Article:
Unusual cravings can be sign of trouble

Q: I used to crave ice just like a drug addict. The first thing in the morning, I had to have it. I would get a large soft drink and ask for extra ice. I didn’t care about the pop — it was the ice I wanted.

I went to my doctor for a checkup because I felt tired and would get out of breath easily. My test showed that I was severely anemic, with a blood count of six. My physician was so concerned that he called me at home the next evening and told me not to exert myself in any way until they did further testing.

This had happened so gradually that I didn’t realize I was slowly bleeding to death. Further tests showed I had an iron deficiency caused by extremely heavy periods. Iron supplements quickly brought my count up to normal ranges, and my cravings for ice went away immediately. They never returned, though it has been many years.

A: It is worth remembering that unusual cravings, whether for ice, cornstarch, clay or even popcorn, can be the result of a mineral deficiency. Anyone who discovers such a craving should ask to have iron or zinc levels tested. Usually, as in your case, correcting the deficiency banishes the craving. This is especially important for children who may be eating paint chips, since their craving could lead to lead poisoning (Australian Family Physician, May 2013).

Q: I read a letter in your column from a person who had a lung infection and asthma. I seem to remember the infection was hard to detect.

The doctor prescribed several rounds of antibiotics to clear it up. Now, the person is free of asthma. I would like to discuss this possible treatment with my asthma specialist. Any information you can send would be appreciated.

A: There is growing evidence that hard-to-treat asthma may be associated with chronic bacterial lung infections (Current Allergy and Asthma Reports, December 2013). This idea is still controversial. To provide you with details you can discuss with your doctor, we are sending you a book we published by David L. Hahn, M.D., M.S., about using azithromycin for asthma treatment. The book, “A Cure for Asthma? What Your Doctor Isn’t Telling You — and Why,” is available at www.PeoplesPharmacy.com.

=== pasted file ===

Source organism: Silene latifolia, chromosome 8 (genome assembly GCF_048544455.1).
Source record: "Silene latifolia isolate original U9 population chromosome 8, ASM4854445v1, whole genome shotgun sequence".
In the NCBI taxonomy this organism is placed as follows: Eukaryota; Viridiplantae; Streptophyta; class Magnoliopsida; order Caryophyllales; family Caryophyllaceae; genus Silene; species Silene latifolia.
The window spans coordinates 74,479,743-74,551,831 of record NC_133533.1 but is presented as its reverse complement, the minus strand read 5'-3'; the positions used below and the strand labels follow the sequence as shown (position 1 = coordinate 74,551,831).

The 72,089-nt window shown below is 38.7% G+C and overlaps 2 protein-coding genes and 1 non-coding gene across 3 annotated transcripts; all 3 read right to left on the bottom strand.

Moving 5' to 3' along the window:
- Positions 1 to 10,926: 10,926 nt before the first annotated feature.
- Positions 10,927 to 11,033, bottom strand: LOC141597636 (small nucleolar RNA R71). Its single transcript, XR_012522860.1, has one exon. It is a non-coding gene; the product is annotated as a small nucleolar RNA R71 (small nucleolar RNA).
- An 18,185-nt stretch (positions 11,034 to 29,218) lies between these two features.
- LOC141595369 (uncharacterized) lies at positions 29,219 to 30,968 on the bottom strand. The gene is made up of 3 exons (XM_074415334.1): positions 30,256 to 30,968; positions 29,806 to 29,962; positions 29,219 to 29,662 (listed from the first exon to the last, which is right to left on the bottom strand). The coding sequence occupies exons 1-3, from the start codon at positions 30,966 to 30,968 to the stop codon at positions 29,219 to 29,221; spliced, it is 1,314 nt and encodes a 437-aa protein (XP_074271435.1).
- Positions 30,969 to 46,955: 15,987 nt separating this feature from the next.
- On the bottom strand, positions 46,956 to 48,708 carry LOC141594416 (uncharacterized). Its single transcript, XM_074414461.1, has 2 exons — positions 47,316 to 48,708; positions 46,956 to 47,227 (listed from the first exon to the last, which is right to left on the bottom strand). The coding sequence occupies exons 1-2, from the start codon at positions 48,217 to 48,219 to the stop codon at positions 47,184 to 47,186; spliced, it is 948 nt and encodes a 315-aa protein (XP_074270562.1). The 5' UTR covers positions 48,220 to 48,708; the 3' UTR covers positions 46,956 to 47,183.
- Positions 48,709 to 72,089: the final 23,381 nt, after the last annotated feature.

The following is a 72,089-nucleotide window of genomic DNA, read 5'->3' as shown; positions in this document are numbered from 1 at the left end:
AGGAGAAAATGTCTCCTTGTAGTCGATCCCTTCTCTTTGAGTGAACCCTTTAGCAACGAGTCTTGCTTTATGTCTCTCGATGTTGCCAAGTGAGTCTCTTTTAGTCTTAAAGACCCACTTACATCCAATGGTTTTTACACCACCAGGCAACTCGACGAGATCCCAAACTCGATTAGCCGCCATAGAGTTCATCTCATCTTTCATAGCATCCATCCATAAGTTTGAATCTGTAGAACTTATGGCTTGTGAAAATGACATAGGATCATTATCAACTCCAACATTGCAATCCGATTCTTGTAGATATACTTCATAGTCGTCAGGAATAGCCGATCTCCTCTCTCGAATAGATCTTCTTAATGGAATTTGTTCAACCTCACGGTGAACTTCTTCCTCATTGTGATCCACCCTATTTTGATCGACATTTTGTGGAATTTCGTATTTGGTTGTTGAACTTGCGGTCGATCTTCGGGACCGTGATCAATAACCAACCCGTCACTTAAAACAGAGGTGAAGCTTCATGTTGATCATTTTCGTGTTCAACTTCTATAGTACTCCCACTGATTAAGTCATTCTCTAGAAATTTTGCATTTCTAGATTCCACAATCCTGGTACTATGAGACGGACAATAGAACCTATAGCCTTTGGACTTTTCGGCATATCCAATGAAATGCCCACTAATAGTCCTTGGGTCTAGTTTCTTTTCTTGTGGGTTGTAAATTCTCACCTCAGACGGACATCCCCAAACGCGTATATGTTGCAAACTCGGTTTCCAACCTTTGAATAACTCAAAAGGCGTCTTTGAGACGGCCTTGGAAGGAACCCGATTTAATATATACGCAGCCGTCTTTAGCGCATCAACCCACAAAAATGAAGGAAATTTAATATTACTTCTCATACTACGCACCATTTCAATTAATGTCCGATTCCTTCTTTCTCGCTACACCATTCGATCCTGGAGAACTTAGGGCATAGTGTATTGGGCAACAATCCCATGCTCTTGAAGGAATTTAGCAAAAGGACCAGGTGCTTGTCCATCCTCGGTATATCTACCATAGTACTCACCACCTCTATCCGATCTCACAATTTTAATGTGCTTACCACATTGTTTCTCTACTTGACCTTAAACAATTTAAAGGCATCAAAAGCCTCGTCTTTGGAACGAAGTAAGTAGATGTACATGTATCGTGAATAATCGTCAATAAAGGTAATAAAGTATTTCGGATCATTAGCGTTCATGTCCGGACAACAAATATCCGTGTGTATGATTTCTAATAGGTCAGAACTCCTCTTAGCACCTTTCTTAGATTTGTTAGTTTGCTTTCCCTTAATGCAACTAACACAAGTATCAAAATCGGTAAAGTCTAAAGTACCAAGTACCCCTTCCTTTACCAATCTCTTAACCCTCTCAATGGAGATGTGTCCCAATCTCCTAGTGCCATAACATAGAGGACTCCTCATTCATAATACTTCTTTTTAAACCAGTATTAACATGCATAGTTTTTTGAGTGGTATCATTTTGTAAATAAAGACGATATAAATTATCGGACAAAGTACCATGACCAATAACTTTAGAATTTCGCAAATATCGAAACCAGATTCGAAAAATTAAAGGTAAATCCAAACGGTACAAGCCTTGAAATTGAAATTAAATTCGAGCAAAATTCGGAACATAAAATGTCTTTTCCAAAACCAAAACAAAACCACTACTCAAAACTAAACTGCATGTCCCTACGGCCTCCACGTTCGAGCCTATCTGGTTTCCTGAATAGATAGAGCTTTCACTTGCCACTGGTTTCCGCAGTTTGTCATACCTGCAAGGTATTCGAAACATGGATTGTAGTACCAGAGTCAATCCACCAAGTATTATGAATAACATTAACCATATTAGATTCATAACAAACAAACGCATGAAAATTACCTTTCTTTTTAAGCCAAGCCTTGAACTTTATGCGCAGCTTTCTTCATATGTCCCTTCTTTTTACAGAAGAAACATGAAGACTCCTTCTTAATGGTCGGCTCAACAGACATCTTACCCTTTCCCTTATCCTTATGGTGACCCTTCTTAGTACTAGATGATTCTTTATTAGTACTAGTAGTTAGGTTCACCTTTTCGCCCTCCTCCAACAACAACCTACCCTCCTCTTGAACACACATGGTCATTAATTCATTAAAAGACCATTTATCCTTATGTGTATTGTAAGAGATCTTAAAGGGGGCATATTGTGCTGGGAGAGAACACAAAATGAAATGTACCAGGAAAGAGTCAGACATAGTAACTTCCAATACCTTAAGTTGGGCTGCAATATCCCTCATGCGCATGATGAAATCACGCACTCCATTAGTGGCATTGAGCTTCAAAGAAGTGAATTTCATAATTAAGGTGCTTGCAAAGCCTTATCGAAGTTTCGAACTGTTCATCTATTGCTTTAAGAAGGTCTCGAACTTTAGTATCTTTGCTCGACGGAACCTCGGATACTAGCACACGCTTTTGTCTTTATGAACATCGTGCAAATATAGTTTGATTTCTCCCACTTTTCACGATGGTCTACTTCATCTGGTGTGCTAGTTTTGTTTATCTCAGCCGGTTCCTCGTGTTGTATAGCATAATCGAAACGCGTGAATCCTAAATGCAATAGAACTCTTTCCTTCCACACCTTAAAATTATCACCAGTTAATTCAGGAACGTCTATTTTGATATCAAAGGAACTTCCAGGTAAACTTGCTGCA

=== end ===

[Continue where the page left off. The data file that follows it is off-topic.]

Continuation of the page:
Q: I use dandruff shampoo every other day but get no relief. I am a 57-year-old woman.

A: If you have been using the same dandruff shampoo for weeks on end, that may be contributing to the problem. Dermatologists suggest that it is best to alternate different anti-dandruff ingredients.

In practical terms, that means using a product with selenium sulfide (Selsun Blue, Head & Shoulders Clinical Strength, Exsel) for a week or two and then switching to a tar-based product such as Neutrogena T/Gel, Denorex or Biotene H-24. After a few weeks, switch again to a zinc-pyrithione-based product such as Denorex Everyday or Head & Shoulders.

An anti-fungal shampoo such as Nizoral with ketoconazole also could be thrown into the mix. Changing the product you use can keep the Malassezia yeast responsible for those itchy flakes from developing resistance to one chemical.

Pretreating your scalp before shampooing with a home remedy such as apple-cider vinegar, original amber Listerine or milk of magnesia also may contribute to success. Some people tell us that making an herbal tea with sage or rosemary and using it as a rinse helps fight dandruff, but these herbs sometimes trigger skin reactions.

Q: What are your thoughts on the use of the natural sweetener xylitol to aid in the treatment of ear infections? I have read that xylitol syrup is used in Europe to treat infants’ ear infections, with some success.

A: Xylitol, also called birch sugar, is a natural low-calorie sweetener that is sometimes used as a sugar substitute. A recent report demonstrates that the syrup is no better than placebo for preventing children’s ear infections (Pediatrics online, Jan. 6, 2014). Children who are old enough to chew gum, however, get fewer ear infections if they chew xylitol gum (two pieces five times daily), according to a systematic review published in Denmark (Ugeskrift for Laeger, Feb. 25, 2013).

Email Joe and Teresa Graedon on their website at www.PeoplesPharmacy.com. Their newest book is “Top Screwups Doctors Make and How to Avoid Them.”